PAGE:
Although several outputs were produced and analyzed, three main statistics
were chosen for comparison: * average daily travel distance* of deer,
* deaths due to weight loss*, and * year-end population size*.
Since daily travel distance and weight loss
deaths are dependent upon available forage and water levels,
these statistics are used to verify the hydrology and vegetation
components, as well as the foraging phase of the deer component. Year-end
population sizes are used to verify the reproduction phase of
the deer component. Statistics are plotted for an initial deer population
size of **10,000**. Statistics are also plotted for **2,000** and **20,000**
deer population sizes and are presented in Appendices A and B respectively.
Random initial deer locations and other characteristics were
generated separately for the sequential and parallel programs. The
comparisons shown are for single simulation runs for each of the
serial and parallel models for each initial population size.

Figure 12 illustrates the average daily travel distance per year for an initial deer population of 10,000, with discrepancies ranging from 0% to 8% between the sequential and parallel models. A deer's travel distance is related to the amount of available forage. Larger available forage quantities result in smaller travel distances while smaller available forage quantities result in larger travel distances. The slight increase in travel distance in the parallel model can be explained by the fact that deer waiting on the queue to forage are required to travel further if the grid cells to which they are assigned have no available forage by the time they are allowed to graze. Since the total number of weight loss deaths is large and very similar in both models, a graph showing the log of these numbers is presented in Figure 13. A difference of only 3% was noted between the two models over the entire 23 year simulation. This slight difference can be attributed to the increase in travel distance in the parallel model, since increased travel distance results in increased energy expenditures and therefore less weight gain. The graph of year-end population sizes shown in Figure 14 illustrates a difference of no more than 5% between the two models.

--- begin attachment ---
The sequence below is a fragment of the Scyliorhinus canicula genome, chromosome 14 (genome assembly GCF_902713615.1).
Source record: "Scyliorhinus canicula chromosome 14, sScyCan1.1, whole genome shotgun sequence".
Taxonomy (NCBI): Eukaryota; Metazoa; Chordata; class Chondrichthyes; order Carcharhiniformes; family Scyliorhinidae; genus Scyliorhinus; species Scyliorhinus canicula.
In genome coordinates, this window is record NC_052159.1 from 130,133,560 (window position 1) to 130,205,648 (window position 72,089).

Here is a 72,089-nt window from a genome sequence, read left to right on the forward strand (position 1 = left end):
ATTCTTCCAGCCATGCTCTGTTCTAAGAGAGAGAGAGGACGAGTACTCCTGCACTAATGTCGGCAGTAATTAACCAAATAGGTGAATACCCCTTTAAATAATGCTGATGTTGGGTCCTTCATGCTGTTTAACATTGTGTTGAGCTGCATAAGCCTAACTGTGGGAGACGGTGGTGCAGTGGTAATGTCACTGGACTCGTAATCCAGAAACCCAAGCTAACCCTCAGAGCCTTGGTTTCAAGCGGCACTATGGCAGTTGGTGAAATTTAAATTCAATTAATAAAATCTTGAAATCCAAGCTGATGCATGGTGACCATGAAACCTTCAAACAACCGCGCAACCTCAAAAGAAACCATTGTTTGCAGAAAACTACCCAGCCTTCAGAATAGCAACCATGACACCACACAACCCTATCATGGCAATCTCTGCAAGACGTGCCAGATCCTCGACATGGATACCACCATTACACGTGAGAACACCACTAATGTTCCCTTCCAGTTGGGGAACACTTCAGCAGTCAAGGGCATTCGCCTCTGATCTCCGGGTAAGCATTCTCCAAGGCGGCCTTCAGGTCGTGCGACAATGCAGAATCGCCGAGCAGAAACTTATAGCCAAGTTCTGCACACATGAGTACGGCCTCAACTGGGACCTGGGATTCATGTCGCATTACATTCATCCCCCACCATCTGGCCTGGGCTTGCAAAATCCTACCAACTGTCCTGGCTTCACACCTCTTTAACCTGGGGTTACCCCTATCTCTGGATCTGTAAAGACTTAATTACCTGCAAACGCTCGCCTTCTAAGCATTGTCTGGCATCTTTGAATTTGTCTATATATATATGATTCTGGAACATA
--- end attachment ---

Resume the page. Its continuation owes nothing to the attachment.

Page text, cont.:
**Figure 12:** Average daily travel distance per year for an initial
deer population of 10,000.

**Figure 13:** Weight loss deaths per year for an initial deer
population of 10,000.

**Figure 14:** Year-end population sizes for an initial deer
population of 10,000.

In order to examine the distribution and abundance of deer across the landscape, yearly distribution maps were created. Figures 15 through 19 illustrate the actual grid positions of every member of the deer population in selected simulation years. These figures represent those years showing the greatest change from previous years. Each dot represents a single 500m grid cell, which may contain more than one deer, thus different colors are used to represent the number of deer located on each grid cell. A legend describing the colors used for the distribution maps is provided in Figure 15 shows the initial random deer distribution in both models on the first day of the simulation. Figure 16 shows an almost exact distribution of deer in the two models on the first day of year 4. Results become less exact in the beginning of year 15, as shown in Figure 17. This difference is due to the random placement of deer on their outer search perimeters since mostly low quality forage is available during the previous simulation year. Year 18 (Figure 18) shows a distribution similar to year 4, but with a larger deer concentration in the upper left portion of the map. Finally, Figure 19 again shows very similar distribution patterns.

Michael W. Berry (berry@cs.utk.edu)

Wed Oct 11 14:53:18 EDT 1995